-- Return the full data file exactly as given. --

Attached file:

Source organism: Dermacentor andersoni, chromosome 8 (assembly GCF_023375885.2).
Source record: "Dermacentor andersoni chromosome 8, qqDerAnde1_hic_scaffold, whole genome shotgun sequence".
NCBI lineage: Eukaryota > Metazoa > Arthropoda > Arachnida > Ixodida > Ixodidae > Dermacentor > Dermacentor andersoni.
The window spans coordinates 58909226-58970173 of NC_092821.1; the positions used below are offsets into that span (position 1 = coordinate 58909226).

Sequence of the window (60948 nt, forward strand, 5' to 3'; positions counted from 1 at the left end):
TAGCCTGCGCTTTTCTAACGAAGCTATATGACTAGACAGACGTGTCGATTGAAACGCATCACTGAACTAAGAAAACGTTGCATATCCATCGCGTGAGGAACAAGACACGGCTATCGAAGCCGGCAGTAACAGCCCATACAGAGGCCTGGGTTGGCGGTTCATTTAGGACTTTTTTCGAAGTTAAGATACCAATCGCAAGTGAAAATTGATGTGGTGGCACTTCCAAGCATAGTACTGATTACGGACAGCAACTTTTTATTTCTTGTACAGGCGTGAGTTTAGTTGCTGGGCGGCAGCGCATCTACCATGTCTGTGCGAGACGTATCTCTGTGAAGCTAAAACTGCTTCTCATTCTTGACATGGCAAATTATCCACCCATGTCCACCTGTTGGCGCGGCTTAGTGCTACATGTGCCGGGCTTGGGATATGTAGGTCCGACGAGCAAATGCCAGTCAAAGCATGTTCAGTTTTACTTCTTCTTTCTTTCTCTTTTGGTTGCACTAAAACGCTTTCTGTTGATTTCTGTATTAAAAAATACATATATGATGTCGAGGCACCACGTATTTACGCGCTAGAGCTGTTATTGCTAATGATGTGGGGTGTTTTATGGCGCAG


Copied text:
Source organism: Dermacentor andersoni, chromosome 8 (assembly GCF_023375885.2).
Source record: "Dermacentor andersoni chromosome 8, qqDerAnde1_hic_scaffold, whole genome shotgun sequence".
NCBI lineage: Eukaryota > Metazoa > Arthropoda > Arachnida > Ixodida > Ixodidae > Dermacentor > Dermacentor andersoni.
The window spans coordinates 58909226-58970173 of NC_092821.1; the positions used below are offsets into that span (position 1 = coordinate 58909226).

Sequence of the window (60948 nt, forward strand, 5' to 3'; positions counted from 1 at the left end):
TAGCCTGCGCTTTTCTAACGAAGCTATATGACTAGACAGACGTGTCGATTGAAACGCATCACTGAACTAAGAAAACGTTGCATATCCATCGCGTGAGGAACAAGACACGGCTATCGAAGCCGGCAGTAACAGCCCATACAGAGGCCTGGGTTGGCGGTTCATTTAGGACTTTTTTCGAAGTTAAGATACCAATCGCAAGTGAAAATTGATGTGGTGGCACTTCCAAGCATAGTACTGATTACGGACAGCAACTTTTTATTTCTTGTACAGGCGTGAGTTTAGTTGCTGGGCGGCAGCGCATCTACCATGTCTGTGCGAGACGTATCTCTGTGAAGCTAAAACTGCTTCTCATTCTTGACATGGCAAATTATCCACCCATGTCCACCTGTTGGCGCGGCTTAGTGCTACATGTGCCGGGCTTGGGATATGTAGGTCCGACGAGCAAATGCCAGTCAAAGCATGTTCAGTTTTACTTCTTCTTTCTTTCTCTTTTGGTTGCACTAAAACGCTTTCTGTTGATTTCTGTATTAAAAAATACATATATGATGTCGAGGCACCACGTATTTACGCGCTAGAGCTGTTATTGCTAATGATGTGGGGTGTTTTATGGCGCAG